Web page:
In my office is a picture of a young man wearing a Brooklyn Dodgers baseball hat and uniform. He is smiling, absolutely beaming with delight.
The name of the young man is Glenn Mickens.
On that picture, he wrote this inscription: “To Bill Buley – A friend and a fine editor.” — Glenn Mickens, Brooklyn Dodgers, 1953.
It is a prized possession that I am proud to display, and one that will remind me of one good man I came to know on Kauai after moving here in April 2013, and a man I will miss.
Glenn Mickens passed away Tuesday night. He was 88.
Glenn had a short Major League Baseball career, but imagine pitching for the Brooklyn Dodgers at the age of 22. He did. He played with Jackie Robinson and some of the game’s greats in the one season he was with the Dodgers and the seasons he spent in the minors. Glenn sometimes downplayed his MLB career, but I reminded him, “You have to be a great player just to reach the big leagues. Very few actually get there. You did.”
I think he appreciated that.
We exchanged emails about baseball, about the Seattle Mariners and my hero Ken Griffey, and about the Los Angeles Dodgers, his favorite team. Glenn knew baseball and he understood the importance of pitching, that it was the key to winning.
But Glenn was about more than baseball. In his time on Kauai (he moved here about 30 years ago), he became a government watchdog and frequent letter-writer to TGI. He kept close tabs on the County Council. Little annoyed him more than county officials talking about expanding bike and walking paths and the bus system to alleviate traffic. In his view, people were not going to give up their cars so they could bike, walk or bus. The only viable long-term solution to ease traffic, he said, was to build more roads. That was it. Build more roads. All this stuff about biking and walking and buses was just putting off what needed to be done. It aggravated him to no end. I told him I agreed. He appreciated that.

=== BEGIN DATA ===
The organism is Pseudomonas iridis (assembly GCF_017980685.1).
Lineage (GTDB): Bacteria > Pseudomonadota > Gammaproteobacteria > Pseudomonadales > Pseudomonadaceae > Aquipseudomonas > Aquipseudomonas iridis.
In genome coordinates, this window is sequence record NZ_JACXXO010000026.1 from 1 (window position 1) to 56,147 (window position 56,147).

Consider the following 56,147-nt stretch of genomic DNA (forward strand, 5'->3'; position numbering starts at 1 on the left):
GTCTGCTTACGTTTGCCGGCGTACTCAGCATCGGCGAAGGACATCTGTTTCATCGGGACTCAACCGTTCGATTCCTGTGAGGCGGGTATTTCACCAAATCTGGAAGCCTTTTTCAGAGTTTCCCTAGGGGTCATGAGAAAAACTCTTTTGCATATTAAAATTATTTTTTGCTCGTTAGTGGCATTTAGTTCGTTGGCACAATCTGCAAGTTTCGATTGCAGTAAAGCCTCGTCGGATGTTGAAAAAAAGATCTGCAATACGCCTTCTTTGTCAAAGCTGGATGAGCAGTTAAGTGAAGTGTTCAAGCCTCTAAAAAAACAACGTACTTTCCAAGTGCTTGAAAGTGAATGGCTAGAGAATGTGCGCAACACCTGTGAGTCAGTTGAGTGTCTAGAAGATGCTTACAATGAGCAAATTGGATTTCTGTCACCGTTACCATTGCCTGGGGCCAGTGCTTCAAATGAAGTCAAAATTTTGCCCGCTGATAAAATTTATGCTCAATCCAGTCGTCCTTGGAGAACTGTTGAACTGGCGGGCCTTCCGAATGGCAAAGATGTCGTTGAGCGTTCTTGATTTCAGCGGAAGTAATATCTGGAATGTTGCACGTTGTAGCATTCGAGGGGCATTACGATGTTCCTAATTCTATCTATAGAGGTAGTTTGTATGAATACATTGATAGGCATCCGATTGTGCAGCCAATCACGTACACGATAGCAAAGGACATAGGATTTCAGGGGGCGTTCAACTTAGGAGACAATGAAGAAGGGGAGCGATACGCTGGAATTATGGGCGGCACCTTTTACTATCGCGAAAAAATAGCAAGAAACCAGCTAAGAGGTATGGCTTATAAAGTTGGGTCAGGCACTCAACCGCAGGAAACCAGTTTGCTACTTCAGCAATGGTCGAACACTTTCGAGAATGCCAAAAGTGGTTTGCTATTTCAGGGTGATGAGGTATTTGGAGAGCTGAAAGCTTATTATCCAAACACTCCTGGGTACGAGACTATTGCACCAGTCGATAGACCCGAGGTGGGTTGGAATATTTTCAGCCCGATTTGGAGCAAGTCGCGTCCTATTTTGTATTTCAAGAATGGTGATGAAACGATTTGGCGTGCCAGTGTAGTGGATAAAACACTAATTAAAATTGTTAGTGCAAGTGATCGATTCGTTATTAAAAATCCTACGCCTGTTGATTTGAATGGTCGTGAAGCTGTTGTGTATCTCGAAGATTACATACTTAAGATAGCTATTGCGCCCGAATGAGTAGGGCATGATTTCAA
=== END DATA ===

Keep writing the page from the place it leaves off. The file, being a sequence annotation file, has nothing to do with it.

His other issue was that AJA (Americans of Japanese Ancestry) baseball on Kauai was restricted to those having Japanese blood. Remember, Glenn was there when Jackie Robinson, a black man, played for the Dodgers in the early ‘50s when the game was dominated by white players. He witnessed the discrimination that Robinson faced and he never forgot it. His long-running argument with AJA was to open the league “to any person, male or female, black, white or yellow, who has the ability to compete in their league.”
“My point is that our AJA baseball league could only be stronger by opening their doors to everyone; to possibly give some kid a chance of sharpening his talents in the high school off-season so he can go to a major college, even with a possible scholarship. Let us never forget that two brothers, Tyler and Kirby Yates from Kauai, reached the big leagues, defying odds in the millions against them to get there,” he wrote.
Every year, Mickens wrote a letter to TGI calling for just that. Every year, it didn’t happen. I once wrote an opinion in TGI calling politely for what Mickens said, to open AJA to all. Perhaps one day it will. He would be pleased.
Glenn Mickens did what few in this world will ever do, play Major League Baseball.
But that wasn’t his biggest or best achievement.
For that, look at his circle of family and friends. They loved him not because he played baseball, sat at council meetings or wrote letters to the local newspaper.
They loved him because he was a man with a good heart who cared about people and tried, in his own way, to make the world a better place. He had a quick smile and genuine laugh and a wonderful sense of humor. He was not an old guy complaining. He was the man who wanted to help, who saw things could be better and said so, was firm about right and wrong and standing up for those who needed it. He’s the kind of man we need in this world.
And as for that inscription Glenn wrote on the picture he gave me, I’ll say this: I don’t know about being a fine editor, but I am proud to be his friend.
Bill Buley is editor-in-chief of The Garden Island. He can be reached at email@example.com.